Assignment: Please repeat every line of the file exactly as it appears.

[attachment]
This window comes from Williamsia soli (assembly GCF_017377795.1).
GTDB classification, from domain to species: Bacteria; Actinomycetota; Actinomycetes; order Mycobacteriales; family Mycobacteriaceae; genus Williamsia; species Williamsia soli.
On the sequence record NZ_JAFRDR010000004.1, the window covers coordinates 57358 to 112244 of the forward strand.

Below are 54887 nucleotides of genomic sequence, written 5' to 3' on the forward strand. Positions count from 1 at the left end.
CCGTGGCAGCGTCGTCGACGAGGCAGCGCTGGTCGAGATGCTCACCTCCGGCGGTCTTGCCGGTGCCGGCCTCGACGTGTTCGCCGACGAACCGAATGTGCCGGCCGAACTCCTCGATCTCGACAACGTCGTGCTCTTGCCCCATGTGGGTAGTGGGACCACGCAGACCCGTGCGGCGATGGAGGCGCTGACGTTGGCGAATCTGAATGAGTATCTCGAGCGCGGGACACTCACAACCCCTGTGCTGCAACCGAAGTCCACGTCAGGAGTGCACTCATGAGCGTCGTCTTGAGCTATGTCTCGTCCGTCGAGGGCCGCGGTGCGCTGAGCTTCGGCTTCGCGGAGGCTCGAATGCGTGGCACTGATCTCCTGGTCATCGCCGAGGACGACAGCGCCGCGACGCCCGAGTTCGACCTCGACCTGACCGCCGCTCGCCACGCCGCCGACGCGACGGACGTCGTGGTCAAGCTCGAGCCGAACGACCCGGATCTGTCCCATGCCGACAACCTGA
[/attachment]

This window comes from Williamsia soli (assembly GCF_017377795.1).
GTDB classification, from domain to species: Bacteria; Actinomycetota; Actinomycetes; order Mycobacteriales; family Mycobacteriaceae; genus Williamsia; species Williamsia soli.
On the sequence record NZ_JAFRDR010000004.1, the window covers coordinates 57358 to 112244 of the forward strand.

Below are 54887 nucleotides of genomic sequence, written 5' to 3' on the forward strand. Positions count from 1 at the left end.
CCGTGGCAGCGTCGTCGACGAGGCAGCGCTGGTCGAGATGCTCACCTCCGGCGGTCTTGCCGGTGCCGGCCTCGACGTGTTCGCCGACGAACCGAATGTGCCGGCCGAACTCCTCGATCTCGACAACGTCGTGCTCTTGCCCCATGTGGGTAGTGGGACCACGCAGACCCGTGCGGCGATGGAGGCGCTGACGTTGGCGAATCTGAATGAGTATCTCGAGCGCGGGACACTCACAACCCCTGTGCTGCAACCGAAGTCCACGTCAGGAGTGCACTCATGAGCGTCGTCTTGAGCTATGTCTCGTCCGTCGAGGGCCGCGGTGCGCTGAGCTTCGGCTTCGCGGAGGCTCGAATGCGTGGCACTGATCTCCTGGTCATCGCCGAGGACGACAGCGCCGCGACGCCCGAGTTCGACCTCGACCTGACCGCCGCTCGCCACGCCGCCGACGCGACGGACGTCGTGGTCAAGCTCGAGCCGAACGACCCGGATCTGTCCCATGCCGACAACCTGA